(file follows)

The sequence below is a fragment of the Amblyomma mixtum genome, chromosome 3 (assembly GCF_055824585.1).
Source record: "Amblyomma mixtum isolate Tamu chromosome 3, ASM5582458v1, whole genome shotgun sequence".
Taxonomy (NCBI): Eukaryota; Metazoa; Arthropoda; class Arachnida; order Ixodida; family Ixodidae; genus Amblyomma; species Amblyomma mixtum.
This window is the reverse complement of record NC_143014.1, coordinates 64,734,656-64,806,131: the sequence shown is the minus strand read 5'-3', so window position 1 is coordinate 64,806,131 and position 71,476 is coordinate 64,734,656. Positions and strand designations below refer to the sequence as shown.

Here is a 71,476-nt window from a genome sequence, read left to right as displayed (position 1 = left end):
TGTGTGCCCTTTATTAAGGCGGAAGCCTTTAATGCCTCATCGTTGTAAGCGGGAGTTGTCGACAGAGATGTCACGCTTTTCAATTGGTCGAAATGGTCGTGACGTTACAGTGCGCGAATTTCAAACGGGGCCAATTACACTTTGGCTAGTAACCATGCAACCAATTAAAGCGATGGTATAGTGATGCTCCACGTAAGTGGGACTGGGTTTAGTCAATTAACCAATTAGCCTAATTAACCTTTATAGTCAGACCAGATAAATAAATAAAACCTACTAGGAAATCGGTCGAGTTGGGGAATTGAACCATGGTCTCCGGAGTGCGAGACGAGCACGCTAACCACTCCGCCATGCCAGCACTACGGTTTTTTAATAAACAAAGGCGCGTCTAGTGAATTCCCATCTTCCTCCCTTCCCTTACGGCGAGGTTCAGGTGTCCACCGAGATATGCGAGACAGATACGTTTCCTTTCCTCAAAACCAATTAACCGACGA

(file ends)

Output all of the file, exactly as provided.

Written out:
The sequence below is a fragment of the Amblyomma mixtum genome, chromosome 3 (assembly GCF_055824585.1).
Source record: "Amblyomma mixtum isolate Tamu chromosome 3, ASM5582458v1, whole genome shotgun sequence".
Taxonomy (NCBI): Eukaryota; Metazoa; Arthropoda; class Arachnida; order Ixodida; family Ixodidae; genus Amblyomma; species Amblyomma mixtum.
This window is the reverse complement of record NC_143014.1, coordinates 64,734,656-64,806,131: the sequence shown is the minus strand read 5'-3', so window position 1 is coordinate 64,806,131 and position 71,476 is coordinate 64,734,656. Positions and strand designations below refer to the sequence as shown.

Here is a 71,476-nt window from a genome sequence, read left to right as displayed (position 1 = left end):
TGTGTGCCCTTTATTAAGGCGGAAGCCTTTAATGCCTCATCGTTGTAAGCGGGAGTTGTCGACAGAGATGTCACGCTTTTCAATTGGTCGAAATGGTCGTGACGTTACAGTGCGCGAATTTCAAACGGGGCCAATTACACTTTGGCTAGTAACCATGCAACCAATTAAAGCGATGGTATAGTGATGCTCCACGTAAGTGGGACTGGGTTTAGTCAATTAACCAATTAGCCTAATTAACCTTTATAGTCAGACCAGATAAATAAATAAAACCTACTAGGAAATCGGTCGAGTTGGGGAATTGAACCATGGTCTCCGGAGTGCGAGACGAGCACGCTAACCACTCCGCCATGCCAGCACTACGGTTTTTTAATAAACAAAGGCGCGTCTAGTGAATTCCCATCTTCCTCCCTTCCCTTACGGCGAGGTTCAGGTGTCCACCGAGATATGCGAGACAGATACGTTTCCTTTCCTCAAAACCAATTAACCGACGA